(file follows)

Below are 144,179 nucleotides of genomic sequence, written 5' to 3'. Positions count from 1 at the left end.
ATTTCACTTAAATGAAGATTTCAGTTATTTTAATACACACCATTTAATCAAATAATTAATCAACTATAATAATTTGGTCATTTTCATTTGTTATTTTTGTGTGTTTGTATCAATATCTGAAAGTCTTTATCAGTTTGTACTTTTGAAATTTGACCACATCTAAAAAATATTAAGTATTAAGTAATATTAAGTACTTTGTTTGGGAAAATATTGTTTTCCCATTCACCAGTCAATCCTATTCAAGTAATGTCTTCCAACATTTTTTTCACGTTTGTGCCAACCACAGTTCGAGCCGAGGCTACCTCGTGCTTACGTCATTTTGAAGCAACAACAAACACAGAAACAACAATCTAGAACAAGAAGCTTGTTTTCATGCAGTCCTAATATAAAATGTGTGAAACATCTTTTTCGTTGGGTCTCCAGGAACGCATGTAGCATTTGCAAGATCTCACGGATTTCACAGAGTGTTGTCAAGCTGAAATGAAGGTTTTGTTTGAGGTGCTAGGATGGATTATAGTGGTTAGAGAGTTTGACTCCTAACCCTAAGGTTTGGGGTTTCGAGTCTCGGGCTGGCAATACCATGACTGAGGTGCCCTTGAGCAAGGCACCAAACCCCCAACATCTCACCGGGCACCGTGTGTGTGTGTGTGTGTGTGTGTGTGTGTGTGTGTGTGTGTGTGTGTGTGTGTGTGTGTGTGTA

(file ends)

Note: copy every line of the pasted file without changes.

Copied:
Below are 144,179 nucleotides of genomic sequence, written 5' to 3'. Positions count from 1 at the left end.
ATTTCACTTAAATGAAGATTTCAGTTATTTTAATACACACCATTTAATCAAATAATTAATCAACTATAATAATTTGGTCATTTTCATTTGTTATTTTTGTGTGTTTGTATCAATATCTGAAAGTCTTTATCAGTTTGTACTTTTGAAATTTGACCACATCTAAAAAATATTAAGTATTAAGTAATATTAAGTACTTTGTTTGGGAAAATATTGTTTTCCCATTCACCAGTCAATCCTATTCAAGTAATGTCTTCCAACATTTTTTTCACGTTTGTGCCAACCACAGTTCGAGCCGAGGCTACCTCGTGCTTACGTCATTTTGAAGCAACAACAAACACAGAAACAACAATCTAGAACAAGAAGCTTGTTTTCATGCAGTCCTAATATAAAATGTGTGAAACATCTTTTTCGTTGGGTCTCCAGGAACGCATGTAGCATTTGCAAGATCTCACGGATTTCACAGAGTGTTGTCAAGCTGAAATGAAGGTTTTGTTTGAGGTGCTAGGATGGATTATAGTGGTTAGAGAGTTTGACTCCTAACCCTAAGGTTTGGGGTTTCGAGTCTCGGGCTGGCAATACCATGACTGAGGTGCCCTTGAGCAAGGCACCAAACCCCCAACATCTCACCGGGCACCGTGTGTGTGTGTGTGTGTGTGTGTGTGTGTGTGTGTGTGTGTGTGTGTGTGTGTGTGTGTGTGTA